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VALUE  OR   VOLUME?              297

of money in use and its velocity of circulation/'
Quite so. If you increase the amount of money
faster than that of goods, more money has to be
given for less goods; the value, or buying power,
of money is depreciated and prices go up. The
present war has given an excellent example of this
process at work. All the warring Governments
have printed acres of paper money, and have
worked the credit system with profligate energy;
and so we have a huge increase in currency and
credit, along with little or no increase (probably a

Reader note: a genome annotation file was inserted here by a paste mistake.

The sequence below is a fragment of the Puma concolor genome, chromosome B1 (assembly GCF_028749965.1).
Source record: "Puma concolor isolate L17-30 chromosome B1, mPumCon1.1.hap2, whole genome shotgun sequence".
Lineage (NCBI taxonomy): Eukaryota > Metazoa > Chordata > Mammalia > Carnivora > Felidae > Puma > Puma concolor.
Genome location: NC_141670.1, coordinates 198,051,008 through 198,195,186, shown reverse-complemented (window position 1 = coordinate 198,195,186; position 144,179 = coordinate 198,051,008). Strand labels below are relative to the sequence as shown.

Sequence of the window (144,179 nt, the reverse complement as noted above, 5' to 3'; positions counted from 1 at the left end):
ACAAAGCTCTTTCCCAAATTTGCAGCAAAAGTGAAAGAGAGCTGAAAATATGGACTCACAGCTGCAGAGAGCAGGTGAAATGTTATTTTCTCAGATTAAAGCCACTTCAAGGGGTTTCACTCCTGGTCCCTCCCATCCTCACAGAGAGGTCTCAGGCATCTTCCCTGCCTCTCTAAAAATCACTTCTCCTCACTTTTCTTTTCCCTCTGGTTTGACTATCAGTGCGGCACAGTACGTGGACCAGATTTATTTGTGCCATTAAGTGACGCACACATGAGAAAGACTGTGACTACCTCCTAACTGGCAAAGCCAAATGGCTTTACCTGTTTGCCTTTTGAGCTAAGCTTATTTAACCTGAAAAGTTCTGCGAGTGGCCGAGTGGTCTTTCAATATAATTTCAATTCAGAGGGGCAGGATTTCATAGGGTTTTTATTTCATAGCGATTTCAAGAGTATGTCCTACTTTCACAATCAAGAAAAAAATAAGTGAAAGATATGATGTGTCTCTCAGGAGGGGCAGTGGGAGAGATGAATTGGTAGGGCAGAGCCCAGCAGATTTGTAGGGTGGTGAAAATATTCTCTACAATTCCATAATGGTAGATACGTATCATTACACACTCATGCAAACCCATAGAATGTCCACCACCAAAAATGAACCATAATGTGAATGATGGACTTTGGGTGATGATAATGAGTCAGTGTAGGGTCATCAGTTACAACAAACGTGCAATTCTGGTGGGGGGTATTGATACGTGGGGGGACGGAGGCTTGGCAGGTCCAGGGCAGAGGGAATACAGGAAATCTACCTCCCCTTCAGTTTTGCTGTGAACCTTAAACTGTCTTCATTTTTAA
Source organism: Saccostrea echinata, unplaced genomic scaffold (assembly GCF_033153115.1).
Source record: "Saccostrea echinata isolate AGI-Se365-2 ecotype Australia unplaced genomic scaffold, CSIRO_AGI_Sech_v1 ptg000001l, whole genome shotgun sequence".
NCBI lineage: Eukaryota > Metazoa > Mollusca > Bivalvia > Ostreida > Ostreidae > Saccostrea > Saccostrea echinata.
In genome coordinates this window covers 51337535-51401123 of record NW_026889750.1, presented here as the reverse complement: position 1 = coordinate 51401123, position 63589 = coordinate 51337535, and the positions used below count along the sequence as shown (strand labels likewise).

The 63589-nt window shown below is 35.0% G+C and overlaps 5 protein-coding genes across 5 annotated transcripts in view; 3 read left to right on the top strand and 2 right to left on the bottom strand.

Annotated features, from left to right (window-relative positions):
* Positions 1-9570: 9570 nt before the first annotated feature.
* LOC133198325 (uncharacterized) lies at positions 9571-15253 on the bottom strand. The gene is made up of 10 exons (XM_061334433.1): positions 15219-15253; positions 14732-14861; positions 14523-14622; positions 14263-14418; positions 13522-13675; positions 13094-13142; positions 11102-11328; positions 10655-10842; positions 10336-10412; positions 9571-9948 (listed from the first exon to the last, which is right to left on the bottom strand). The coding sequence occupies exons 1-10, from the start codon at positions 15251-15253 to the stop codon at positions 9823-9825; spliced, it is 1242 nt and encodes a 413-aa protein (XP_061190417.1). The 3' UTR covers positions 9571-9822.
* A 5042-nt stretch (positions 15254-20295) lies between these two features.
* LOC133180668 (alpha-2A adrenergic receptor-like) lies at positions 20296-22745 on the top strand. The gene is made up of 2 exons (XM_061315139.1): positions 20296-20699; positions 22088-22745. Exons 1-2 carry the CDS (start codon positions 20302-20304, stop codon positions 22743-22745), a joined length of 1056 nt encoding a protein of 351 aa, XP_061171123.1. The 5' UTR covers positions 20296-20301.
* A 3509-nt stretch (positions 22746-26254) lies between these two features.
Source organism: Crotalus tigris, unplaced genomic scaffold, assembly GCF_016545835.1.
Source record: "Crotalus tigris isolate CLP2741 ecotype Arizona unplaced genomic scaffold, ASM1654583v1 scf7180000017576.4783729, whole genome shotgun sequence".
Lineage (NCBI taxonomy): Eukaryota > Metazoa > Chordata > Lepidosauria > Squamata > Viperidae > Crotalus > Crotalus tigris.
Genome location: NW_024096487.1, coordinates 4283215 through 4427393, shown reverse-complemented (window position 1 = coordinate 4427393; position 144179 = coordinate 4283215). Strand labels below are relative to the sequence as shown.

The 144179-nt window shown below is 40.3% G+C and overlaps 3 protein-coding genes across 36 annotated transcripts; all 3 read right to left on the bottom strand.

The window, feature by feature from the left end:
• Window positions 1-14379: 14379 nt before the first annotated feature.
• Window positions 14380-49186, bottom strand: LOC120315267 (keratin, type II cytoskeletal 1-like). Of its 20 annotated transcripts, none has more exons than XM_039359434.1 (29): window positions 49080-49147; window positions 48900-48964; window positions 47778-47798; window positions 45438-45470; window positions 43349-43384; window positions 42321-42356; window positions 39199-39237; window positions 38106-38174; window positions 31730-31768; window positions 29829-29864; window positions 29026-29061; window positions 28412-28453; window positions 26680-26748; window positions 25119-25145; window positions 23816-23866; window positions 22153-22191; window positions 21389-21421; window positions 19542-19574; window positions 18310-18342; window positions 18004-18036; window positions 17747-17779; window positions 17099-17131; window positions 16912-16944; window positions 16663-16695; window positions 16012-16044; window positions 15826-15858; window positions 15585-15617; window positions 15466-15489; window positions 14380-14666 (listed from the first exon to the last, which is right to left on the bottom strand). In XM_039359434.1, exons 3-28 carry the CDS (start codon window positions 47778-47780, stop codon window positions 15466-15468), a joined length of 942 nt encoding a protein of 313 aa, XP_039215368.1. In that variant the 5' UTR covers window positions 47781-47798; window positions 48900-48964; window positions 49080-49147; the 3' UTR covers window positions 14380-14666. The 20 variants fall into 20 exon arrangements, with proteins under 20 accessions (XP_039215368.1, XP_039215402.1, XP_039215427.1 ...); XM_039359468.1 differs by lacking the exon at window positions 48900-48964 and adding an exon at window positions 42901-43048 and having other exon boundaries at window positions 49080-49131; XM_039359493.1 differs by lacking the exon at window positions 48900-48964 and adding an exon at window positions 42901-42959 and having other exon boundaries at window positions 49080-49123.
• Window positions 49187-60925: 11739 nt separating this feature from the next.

decrease) in consumable goods, and prices have soared
like rockets all over the world. In neutral countries
the rise has been as bad as anywhere, because the
neutrals have been choked with the gold that the
warring Powers exported, putting paper in its place.
So we see that the volume of money, on the theory
so emphatically expounded by Mr Kitson and en-
dorsdd by common-sense—as long as we are careful
to include all forms of money that are taken in ex-
change for goods in the definition—reflects itself at
once in prices. If money does not increase in
quantity and goods do, then prices go down, and
after the necessary adjustments are made in rates
of wages and salaries, a larger trade can be done
with the same amount of money at a lower level of
values. The volume of money thus limits the
aggregate value of trade, but not its aggregate
volume. Periods of falling prices arc not encourag-
ing to producers, and they put too much advantage
into the hands of the rentier—the man who lives on
fixed interest; on the other hand, they are generally